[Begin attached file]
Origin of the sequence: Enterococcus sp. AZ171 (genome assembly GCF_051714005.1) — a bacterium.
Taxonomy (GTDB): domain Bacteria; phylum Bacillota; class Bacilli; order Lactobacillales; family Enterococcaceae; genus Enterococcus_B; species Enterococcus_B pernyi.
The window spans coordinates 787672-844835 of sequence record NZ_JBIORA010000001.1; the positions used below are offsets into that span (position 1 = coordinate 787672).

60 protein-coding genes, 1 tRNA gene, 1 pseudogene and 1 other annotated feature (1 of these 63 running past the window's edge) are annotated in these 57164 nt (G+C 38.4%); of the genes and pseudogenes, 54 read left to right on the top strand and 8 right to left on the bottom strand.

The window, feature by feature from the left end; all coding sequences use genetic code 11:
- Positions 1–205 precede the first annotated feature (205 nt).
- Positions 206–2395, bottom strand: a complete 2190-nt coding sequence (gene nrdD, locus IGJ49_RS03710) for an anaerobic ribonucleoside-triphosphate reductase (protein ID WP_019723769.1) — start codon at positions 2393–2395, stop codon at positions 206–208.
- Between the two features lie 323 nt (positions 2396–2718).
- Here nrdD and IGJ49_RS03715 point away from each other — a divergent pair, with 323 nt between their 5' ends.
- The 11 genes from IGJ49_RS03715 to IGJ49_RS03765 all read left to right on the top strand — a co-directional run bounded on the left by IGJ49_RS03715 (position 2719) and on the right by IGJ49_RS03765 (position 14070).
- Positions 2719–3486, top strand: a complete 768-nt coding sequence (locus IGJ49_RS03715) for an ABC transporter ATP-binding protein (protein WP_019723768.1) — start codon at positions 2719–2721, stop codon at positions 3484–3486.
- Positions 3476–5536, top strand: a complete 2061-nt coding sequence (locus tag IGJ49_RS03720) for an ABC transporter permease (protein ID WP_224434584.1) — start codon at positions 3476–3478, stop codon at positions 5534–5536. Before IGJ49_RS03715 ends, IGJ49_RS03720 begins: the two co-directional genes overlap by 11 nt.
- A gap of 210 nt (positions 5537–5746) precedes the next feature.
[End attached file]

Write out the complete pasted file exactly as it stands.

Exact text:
Origin of the sequence: Enterococcus sp. AZ171 (genome assembly GCF_051714005.1) — a bacterium.
Taxonomy (GTDB): domain Bacteria; phylum Bacillota; class Bacilli; order Lactobacillales; family Enterococcaceae; genus Enterococcus_B; species Enterococcus_B pernyi.
The window spans coordinates 787672-844835 of sequence record NZ_JBIORA010000001.1; the positions used below are offsets into that span (position 1 = coordinate 787672).

60 protein-coding genes, 1 tRNA gene, 1 pseudogene and 1 other annotated feature (1 of these 63 running past the window's edge) are annotated in these 57164 nt (G+C 38.4%); of the genes and pseudogenes, 54 read left to right on the top strand and 8 right to left on the bottom strand.

The window, feature by feature from the left end; all coding sequences use genetic code 11:
- Positions 1–205 precede the first annotated feature (205 nt).
- Positions 206–2395, bottom strand: a complete 2190-nt coding sequence (gene nrdD, locus IGJ49_RS03710) for an anaerobic ribonucleoside-triphosphate reductase (protein ID WP_019723769.1) — start codon at positions 2393–2395, stop codon at positions 206–208.
- Between the two features lie 323 nt (positions 2396–2718).
- Here nrdD and IGJ49_RS03715 point away from each other — a divergent pair, with 323 nt between their 5' ends.
- The 11 genes from IGJ49_RS03715 to IGJ49_RS03765 all read left to right on the top strand — a co-directional run bounded on the left by IGJ49_RS03715 (position 2719) and on the right by IGJ49_RS03765 (position 14070).
- Positions 2719–3486, top strand: a complete 768-nt coding sequence (locus IGJ49_RS03715) for an ABC transporter ATP-binding protein (protein WP_019723768.1) — start codon at positions 2719–2721, stop codon at positions 3484–3486.
- Positions 3476–5536, top strand: a complete 2061-nt coding sequence (locus tag IGJ49_RS03720) for an ABC transporter permease (protein ID WP_224434584.1) — start codon at positions 3476–3478, stop codon at positions 5534–5536. Before IGJ49_RS03715 ends, IGJ49_RS03720 begins: the two co-directional genes overlap by 11 nt.
- A gap of 210 nt (positions 5537–5746) precedes the next feature.